Hot seat: Strickland defends Democrats' work on gun control
Washington state's newest member of Congress says the best way to pass federal gun control legislation is for voters to turn out and elect more Democrats this November.
- U.S. Rep. Marilyn Strickland, D-Tacoma, made those comments to Axios two days after the shooting in Uvalde, Texas that killed 19 schoolchildren and two teachers.
Driving the news: During an interview for Axios Seattle's Hot Seat series last week, Strickland said that although Democrats control the House and have a tie-breaking vote in the U.S. Senate, that's unlikely to be enough to pass major gun-control legislation.
What they're saying: Strickland, who was elected in 2020, said the Democratic-controlled House keeps passing good legislation — including on guns — only for it to die in the Senate.
- "We are in a situation right now where we kind of have two people holding us hostage, along with the Republican Party," Strickland said.
- Strickland was referring to Democratic Sens. Joe Manchin of West Virginia and Kyrsten Sinema of Arizona, who have opposed getting rid of the filibuster to pass bills on a party-line vote.
- Without a way around the filibuster, the Senate needs 10 Republican votes to pass most bills.
Zoom in: Strickland pointed to a universal background check measure as one that has broad public support and passed the House, but has hit a wall in the Senate.
- "If we are able to expand our majority, we'll have more control over getting things over the finish line in the Senate and to the president's desk," Strickland said.
Yes, but: Two of the gun control measures Strickland supports — a ban on assault-style weapons and a ban on large-capacity magazines — have yet to pass the Democratic-controlled House.
- The House is expected to consider a large-capacity magazine ban as part of a package of gun control legislation next week.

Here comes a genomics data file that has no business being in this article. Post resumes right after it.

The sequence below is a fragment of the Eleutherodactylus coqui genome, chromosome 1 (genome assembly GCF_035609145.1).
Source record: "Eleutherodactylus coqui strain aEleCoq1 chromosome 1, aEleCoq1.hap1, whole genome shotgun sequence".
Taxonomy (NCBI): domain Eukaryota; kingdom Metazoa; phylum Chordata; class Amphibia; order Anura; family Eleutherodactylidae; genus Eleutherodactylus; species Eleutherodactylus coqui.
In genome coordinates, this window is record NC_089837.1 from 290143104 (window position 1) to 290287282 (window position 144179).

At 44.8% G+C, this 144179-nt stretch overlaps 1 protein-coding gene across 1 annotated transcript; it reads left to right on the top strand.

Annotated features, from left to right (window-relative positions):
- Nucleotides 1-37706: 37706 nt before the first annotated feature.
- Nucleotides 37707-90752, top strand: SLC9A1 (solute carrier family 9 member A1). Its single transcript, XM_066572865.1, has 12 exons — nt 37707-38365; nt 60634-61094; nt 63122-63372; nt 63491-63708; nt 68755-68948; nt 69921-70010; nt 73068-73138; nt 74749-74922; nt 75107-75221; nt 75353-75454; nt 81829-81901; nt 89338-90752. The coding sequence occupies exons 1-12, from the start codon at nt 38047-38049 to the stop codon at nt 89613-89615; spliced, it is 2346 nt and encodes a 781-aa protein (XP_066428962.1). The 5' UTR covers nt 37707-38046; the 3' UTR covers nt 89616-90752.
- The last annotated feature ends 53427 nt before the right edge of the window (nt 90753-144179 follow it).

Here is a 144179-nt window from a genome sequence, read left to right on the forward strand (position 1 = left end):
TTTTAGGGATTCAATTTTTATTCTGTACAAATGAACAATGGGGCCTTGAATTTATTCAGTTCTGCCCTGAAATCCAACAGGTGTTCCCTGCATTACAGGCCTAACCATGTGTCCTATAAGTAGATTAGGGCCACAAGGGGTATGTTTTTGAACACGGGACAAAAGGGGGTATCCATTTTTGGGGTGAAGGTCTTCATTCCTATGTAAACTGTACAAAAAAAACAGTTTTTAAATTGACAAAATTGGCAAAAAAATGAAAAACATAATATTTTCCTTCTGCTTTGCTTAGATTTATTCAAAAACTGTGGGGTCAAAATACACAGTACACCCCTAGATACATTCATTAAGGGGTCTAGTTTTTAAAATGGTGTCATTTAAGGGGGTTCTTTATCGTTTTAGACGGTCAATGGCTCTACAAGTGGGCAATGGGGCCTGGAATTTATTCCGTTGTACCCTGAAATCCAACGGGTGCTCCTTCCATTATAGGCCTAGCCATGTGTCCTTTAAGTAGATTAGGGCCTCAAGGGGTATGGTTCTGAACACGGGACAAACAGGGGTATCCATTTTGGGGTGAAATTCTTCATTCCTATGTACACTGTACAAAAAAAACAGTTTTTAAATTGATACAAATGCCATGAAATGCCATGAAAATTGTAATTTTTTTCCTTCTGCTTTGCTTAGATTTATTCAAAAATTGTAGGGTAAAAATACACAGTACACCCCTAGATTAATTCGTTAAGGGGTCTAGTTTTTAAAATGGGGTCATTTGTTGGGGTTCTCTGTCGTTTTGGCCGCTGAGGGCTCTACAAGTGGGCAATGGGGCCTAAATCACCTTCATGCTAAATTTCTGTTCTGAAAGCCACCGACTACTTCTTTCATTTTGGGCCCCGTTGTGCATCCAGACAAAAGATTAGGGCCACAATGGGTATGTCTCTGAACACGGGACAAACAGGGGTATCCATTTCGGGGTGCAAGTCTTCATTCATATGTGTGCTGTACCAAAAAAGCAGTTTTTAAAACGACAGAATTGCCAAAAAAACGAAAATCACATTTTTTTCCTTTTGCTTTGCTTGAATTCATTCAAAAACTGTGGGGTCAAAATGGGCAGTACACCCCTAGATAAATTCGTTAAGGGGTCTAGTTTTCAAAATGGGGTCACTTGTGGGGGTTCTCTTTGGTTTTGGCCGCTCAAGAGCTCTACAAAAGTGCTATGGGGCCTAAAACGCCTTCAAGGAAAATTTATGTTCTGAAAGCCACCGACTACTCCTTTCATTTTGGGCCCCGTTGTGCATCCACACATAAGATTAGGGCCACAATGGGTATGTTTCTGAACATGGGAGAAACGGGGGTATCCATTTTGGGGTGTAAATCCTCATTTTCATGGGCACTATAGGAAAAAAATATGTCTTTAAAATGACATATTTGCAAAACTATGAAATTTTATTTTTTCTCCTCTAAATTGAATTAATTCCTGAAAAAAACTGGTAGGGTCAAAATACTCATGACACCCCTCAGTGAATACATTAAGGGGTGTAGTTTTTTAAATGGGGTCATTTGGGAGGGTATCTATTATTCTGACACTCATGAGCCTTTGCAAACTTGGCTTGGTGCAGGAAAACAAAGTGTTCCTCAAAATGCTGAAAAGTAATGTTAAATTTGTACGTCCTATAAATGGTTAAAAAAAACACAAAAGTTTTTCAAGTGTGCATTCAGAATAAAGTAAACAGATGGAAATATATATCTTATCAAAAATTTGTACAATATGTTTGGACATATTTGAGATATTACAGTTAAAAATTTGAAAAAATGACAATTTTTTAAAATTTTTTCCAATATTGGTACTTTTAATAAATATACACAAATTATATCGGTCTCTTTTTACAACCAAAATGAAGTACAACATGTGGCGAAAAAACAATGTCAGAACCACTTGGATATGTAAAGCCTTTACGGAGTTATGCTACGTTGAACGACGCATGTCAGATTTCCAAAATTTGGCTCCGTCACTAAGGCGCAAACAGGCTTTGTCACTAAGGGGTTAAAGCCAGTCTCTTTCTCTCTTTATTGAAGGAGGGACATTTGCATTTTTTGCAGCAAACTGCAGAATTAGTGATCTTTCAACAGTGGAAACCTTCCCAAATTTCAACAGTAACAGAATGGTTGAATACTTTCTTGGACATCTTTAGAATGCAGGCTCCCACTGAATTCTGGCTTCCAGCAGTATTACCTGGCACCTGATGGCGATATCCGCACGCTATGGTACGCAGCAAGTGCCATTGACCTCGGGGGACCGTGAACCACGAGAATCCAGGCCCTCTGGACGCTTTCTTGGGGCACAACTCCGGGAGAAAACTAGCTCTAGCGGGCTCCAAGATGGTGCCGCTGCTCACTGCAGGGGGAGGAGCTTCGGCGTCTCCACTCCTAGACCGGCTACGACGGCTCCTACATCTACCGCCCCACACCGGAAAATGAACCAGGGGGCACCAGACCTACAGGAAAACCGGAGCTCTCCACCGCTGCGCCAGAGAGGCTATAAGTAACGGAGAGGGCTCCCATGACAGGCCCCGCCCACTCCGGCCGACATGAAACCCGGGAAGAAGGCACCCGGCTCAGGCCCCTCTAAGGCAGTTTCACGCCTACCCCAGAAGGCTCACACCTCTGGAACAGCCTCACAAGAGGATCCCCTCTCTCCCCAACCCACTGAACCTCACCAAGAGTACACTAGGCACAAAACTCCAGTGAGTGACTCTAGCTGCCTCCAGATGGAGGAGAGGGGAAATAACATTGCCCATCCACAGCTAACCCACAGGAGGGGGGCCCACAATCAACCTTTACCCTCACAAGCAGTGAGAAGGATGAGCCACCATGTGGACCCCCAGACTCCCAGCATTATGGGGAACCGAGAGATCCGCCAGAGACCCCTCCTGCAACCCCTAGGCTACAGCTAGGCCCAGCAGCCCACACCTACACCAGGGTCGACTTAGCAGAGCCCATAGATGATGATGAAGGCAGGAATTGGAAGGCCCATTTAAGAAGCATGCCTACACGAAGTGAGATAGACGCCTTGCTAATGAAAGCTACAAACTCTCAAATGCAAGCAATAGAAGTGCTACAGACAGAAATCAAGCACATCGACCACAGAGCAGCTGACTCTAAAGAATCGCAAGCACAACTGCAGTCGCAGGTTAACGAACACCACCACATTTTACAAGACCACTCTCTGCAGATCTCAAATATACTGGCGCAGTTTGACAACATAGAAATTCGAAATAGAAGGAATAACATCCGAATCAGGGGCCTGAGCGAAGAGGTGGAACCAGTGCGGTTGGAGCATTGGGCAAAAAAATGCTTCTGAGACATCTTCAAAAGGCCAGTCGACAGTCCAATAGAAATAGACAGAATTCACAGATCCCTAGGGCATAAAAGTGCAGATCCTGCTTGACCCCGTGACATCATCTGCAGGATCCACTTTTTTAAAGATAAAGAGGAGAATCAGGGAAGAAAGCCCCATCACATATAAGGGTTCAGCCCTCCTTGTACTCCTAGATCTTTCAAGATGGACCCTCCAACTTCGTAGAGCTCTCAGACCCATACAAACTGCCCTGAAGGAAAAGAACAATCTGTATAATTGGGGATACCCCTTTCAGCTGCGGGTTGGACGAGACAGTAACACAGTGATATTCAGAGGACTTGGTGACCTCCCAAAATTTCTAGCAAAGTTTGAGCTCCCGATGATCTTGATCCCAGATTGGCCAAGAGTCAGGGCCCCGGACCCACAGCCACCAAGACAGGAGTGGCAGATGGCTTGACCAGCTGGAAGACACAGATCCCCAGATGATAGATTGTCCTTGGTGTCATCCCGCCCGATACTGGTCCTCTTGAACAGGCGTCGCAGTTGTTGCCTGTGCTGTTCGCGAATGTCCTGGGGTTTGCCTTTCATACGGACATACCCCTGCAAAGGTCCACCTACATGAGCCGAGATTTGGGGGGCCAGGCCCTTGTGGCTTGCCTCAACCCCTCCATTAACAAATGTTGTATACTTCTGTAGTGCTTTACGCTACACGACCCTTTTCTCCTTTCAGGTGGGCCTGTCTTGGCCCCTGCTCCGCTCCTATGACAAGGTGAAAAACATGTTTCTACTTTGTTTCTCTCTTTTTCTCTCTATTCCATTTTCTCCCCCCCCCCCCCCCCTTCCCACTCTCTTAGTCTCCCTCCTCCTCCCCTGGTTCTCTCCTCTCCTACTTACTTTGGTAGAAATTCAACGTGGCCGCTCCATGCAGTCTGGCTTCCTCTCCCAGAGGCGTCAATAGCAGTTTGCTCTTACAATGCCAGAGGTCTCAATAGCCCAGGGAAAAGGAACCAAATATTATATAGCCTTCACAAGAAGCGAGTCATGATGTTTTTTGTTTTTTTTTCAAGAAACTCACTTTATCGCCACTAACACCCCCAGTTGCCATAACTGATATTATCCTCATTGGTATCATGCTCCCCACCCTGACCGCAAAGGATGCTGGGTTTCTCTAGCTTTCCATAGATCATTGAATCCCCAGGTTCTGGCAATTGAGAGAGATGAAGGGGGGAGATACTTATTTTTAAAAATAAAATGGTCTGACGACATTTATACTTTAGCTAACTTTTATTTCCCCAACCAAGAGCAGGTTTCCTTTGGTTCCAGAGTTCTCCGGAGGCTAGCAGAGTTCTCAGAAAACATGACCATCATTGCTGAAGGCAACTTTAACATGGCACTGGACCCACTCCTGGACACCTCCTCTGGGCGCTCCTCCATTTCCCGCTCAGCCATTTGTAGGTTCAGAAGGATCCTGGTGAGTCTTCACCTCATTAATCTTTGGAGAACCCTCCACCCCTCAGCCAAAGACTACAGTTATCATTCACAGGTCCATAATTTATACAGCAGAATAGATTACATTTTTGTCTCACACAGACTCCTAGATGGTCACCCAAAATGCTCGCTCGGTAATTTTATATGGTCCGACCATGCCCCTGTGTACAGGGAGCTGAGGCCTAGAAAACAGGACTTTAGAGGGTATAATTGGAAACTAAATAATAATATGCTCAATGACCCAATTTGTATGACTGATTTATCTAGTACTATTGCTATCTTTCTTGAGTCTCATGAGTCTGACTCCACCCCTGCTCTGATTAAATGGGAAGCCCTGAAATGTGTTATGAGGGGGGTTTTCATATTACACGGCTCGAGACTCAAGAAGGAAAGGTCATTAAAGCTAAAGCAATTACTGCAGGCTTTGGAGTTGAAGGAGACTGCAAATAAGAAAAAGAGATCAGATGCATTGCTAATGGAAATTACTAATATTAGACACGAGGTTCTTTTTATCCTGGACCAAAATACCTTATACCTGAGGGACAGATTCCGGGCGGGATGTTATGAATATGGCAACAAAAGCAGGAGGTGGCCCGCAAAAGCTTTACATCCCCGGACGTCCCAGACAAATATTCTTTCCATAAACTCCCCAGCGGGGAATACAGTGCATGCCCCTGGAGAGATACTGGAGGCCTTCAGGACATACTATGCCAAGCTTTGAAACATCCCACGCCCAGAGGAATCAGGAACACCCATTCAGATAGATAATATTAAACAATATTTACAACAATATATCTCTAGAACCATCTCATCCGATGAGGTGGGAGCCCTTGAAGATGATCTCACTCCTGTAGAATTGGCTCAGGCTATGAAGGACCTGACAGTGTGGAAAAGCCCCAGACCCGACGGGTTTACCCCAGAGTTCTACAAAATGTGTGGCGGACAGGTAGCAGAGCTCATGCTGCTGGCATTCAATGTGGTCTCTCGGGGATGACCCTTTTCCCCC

On the filibuster, Strickland said she would support bypassing the 60-vote requirement to pass gun-control legislation, as well as abortion-rights protections.
- That could mean approving the bills through the budget reconciliation process, which requires only 50 Senate votes (plus Vice President Kamala Harris to break the tie).
- Strickland stopped short of saying she would favor getting rid of the filibuster entirely, however, saying only that it would be "a good discussion."
Strickland didn't accept the conventional wisdom that Democrats are likely to lose seats in November, as they often do two years into a Democratic presidency.
- "I do think there are chances to expand in the Senate," Strickland told Axios, pointing to Ohio, North Carolina and Wisconsin as possible pickups for Democrats this year.
Hot seat speed round
On whether she and other Democrats have actually been able to get anything done: "I would say if you look at the American Rescue Plan, we got a lot of money sent to local government."
- "If you look at the work we did with the infrastructure plan … that's a really big deal to have a bipartisan bill that actually turns into law, which is going to bring billions of dollars to Washington state."
On taking donations from certain PACs, such as an Amazon employee PAC: "Having PAC money from folks doesn't mean you are beholden to them. It just means you're willing to listen to their point of view, but you are going to vote your conscience and do what you think is best for the greater good."
On the president's recent policing order, which doesn't go as far as the George Floyd Justice In Policing Act that she supported: "This is progress. I tell people, let's take the win. Let's take the progress and continue to refine to make things better … It is limited, but I think the choice is between (having) zero and 65% of what you wanted."
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